ROVER(1) General Commands Manual ROVER(1)


rover - file browser for the terminal


rover [ -s|--save-cwd FILE] [ DIR [DIR [DIR [...]]]]
rover -h|--help
rover -v|--version


Browse current working directory or the ones specified.


-s, --save-cwd
write last visited path to FILE before exiting
-h, --help
print help message and exit
-v, --version
print program version and exit



Rover is operated via a tabbed interface. At any given moment, one (and only one) tab is visible on the screen. There are always ten tabs in total, numbered from 0 to 9. The number of the tab currently visible is shown on the top right corner of the screen. To view a different tab, one just needs to press its corresponding number. Each tab has a current working directory (CWD) associated to it, also shown on the top of the screen. The CWD of the visible tab is changed as the user navigates through the file system.
It's also possible to set the CWD of tabs at Rover start-up by passing the desired paths as command-line arguments. The tab number 0 always starts at $HOME. If more than nine directories are specified, only the first nine are used for tabs 1-9 and the rest is ignored. Tabs for which an invalid path were assigned will also start at $HOME. Remaining tabs not specified on the command line start at the current working directory of the parent process.


An entry is anything that may be found inside a directory in some file system. It may be a file, a directory, a link, a socket, a FIFO, etc. In its most basic usage, Rover will gather the list of entries inside the CWD and present them on the screen, one per line.
There is always one (and only one) highlighted entry visible. This is both the cursor location and the current selection. The highlighting moves as the user navigates the entry list with cursor commands. Simple operations, like entering a subdirectory or renaming a file, are done by first selecting the relevant entry and them issuing the appropriate command (see the COMMANDS section). For commands that operate on more than one entry at once (batch commands), selection is not sufficient, since it's not possible to select more than one entry. Batch commands are performed on marked entries.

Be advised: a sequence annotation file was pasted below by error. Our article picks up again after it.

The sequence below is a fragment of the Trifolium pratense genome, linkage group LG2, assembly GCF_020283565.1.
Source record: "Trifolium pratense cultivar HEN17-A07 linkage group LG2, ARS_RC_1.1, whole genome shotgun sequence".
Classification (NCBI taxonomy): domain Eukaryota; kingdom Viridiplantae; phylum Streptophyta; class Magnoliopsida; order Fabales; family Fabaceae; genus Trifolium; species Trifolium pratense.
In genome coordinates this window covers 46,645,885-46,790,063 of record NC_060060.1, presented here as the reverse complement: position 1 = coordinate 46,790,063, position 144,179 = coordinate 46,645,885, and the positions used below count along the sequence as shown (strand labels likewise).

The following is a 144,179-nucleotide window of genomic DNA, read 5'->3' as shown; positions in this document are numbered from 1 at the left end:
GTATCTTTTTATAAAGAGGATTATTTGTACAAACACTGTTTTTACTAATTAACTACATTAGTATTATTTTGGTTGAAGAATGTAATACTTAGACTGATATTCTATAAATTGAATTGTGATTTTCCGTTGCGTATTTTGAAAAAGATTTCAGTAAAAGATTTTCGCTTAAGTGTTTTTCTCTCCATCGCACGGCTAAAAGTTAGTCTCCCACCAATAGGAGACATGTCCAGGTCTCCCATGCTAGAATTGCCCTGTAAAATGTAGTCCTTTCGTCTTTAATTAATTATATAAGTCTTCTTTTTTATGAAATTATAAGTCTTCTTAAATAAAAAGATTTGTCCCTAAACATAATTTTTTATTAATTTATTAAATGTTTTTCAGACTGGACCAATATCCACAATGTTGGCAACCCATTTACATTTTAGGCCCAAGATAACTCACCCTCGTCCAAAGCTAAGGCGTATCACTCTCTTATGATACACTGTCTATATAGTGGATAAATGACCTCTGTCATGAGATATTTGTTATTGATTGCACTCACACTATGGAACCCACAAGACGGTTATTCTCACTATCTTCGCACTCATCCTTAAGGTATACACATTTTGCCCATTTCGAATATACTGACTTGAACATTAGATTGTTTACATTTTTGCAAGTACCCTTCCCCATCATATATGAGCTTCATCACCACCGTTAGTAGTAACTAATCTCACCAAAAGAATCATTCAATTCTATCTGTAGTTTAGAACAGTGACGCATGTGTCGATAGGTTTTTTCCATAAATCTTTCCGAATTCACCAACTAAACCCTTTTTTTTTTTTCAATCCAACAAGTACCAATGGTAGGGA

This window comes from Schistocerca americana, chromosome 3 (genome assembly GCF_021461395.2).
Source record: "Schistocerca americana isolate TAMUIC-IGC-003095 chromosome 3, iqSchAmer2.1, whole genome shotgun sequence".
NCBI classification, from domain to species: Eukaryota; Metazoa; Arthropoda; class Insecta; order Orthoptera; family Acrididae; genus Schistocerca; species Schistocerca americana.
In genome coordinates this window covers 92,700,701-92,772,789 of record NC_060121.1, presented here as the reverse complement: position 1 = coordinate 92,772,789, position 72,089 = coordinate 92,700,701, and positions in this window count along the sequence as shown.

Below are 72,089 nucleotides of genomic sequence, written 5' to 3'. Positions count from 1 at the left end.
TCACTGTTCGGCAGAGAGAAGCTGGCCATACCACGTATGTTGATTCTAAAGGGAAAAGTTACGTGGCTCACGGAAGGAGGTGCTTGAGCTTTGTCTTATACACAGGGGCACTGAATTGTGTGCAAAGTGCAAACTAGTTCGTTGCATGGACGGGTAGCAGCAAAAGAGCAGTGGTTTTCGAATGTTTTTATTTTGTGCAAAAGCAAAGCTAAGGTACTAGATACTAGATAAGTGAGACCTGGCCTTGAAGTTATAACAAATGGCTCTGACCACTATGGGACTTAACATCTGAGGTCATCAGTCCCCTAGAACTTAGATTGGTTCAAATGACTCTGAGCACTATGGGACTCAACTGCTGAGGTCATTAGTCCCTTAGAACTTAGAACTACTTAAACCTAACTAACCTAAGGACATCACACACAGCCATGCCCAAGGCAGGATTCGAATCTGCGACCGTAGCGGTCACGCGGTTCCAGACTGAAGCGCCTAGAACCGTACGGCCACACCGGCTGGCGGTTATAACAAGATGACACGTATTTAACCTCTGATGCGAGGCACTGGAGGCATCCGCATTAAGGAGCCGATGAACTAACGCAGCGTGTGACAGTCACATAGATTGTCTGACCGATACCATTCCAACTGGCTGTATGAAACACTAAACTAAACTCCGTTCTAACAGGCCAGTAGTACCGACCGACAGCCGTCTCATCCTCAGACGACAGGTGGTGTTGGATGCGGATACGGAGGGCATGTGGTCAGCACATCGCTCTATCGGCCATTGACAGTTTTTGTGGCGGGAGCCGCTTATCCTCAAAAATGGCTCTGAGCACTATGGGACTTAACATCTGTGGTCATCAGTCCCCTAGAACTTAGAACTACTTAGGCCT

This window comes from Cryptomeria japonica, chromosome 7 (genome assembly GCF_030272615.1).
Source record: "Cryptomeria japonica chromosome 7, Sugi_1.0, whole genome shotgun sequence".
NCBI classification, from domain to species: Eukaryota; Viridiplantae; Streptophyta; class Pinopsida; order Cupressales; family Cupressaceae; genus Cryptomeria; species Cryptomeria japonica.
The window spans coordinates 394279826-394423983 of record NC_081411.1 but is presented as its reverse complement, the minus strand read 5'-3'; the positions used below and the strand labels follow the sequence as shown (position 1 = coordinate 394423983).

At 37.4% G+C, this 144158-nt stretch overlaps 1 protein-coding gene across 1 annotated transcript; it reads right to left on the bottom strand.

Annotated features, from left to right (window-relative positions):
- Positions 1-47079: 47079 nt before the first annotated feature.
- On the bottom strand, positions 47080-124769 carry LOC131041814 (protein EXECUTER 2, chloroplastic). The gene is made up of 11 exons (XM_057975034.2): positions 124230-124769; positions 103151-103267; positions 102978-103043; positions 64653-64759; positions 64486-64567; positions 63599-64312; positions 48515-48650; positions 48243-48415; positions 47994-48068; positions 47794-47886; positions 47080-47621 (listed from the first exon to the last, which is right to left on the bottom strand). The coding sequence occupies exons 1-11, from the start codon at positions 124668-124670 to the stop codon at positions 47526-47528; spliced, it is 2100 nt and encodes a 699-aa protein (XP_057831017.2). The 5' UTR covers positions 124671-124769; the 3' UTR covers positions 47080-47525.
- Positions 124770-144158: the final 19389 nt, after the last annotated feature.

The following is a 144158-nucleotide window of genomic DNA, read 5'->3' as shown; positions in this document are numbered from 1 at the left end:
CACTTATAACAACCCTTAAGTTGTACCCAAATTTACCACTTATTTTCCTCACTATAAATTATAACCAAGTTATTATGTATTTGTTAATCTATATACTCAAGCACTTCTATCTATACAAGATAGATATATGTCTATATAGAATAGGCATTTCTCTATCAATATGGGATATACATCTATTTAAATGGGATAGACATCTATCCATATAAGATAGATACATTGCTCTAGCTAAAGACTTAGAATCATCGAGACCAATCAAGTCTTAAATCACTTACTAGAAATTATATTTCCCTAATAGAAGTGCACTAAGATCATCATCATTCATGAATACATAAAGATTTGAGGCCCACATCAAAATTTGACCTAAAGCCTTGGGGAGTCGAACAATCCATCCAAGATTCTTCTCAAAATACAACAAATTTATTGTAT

For some file operations, it is convenient to first mark all entries that are to be processed, so that the appropriate command only needs to be issued once. For such purpose, Rover allows an arbitrary number of entries to be marked, with the limitation that they must be all in the same directory.
Unlike simple selection, the effect of marks is not constrained by visibility. This is so one can mark a number of entries in some directory, navigate to other directory, and then finally issue a copy or move command. Moreover, marks are shared over all tabs. This allows one to mark some entries in one tab that is pointed to the "source" directory of the operation and then issue the command on another tab that is pointed to the "destination" directory.


Quit rover.
Move cursor down/up.
Move cursor down/up 10 lines.
Move cursor to top/bottom of listing.
Enter selected directory.
Go to parent directory.
Go to $HOME directory.
Refresh directory listing.
Open $SHELL on the current directory.
Open $PAGER with the selected file.
Open $EDITOR with the selected file.
Start incremental search.
Toggle file/directory/hidden listing.
Create new file/directory.
Rename selected file or directory.
Delete selected file or (empty) directory.
Toggle mark on the selected entry.
Toggle mark on all visible entries.
Mark all visible entries.
Delete/copy/move all marked entries.
Change tab.


Some commands will prompt for an input string. For example, in order to rename a file, the user must supply the new name. This string will appear at the bottom of the screen and must be edited interactively using the keyboard. Printable keys will insert characters at the cursor position. The following shortcuts are available for line editing:
Finish editing and cancel command.
Finish editing and confirm command.
Move insertion cursor left/right.
Move insertion cursor to beginning/end of string.
Remove one character before cursor.
Remove one character after cursor.
Clear line (remove all characters).


Full path of the home directory.
Colon-separated path list for program directories.
Name of shell program (e.g. /bin/sh).
Name of pager program (e.g. less).
Name of editor program (e.g. vim or emacs).
Rover writes the name of the selected entry to this variable before running a subprocess. This allows one to use the selection as part of an arbitrary command by first invoking a shell from Rover (see the COMMANDS section) and then typing something like grep abc "$RVSEL".


If you want to change Rover key bindings or colors, you can edit the config.h file in the source distribution and recompile the program. Rover will not use or create any external file during its execution, except when asked to do so by user commands.


Important: Currently, Rover never asks for confirmation before overwriting existing files while copying/moving marked entries. Please be careful to not accidentally lose your data.


Rover homepage: <>.


mc(1), vifm(1), ranger(1)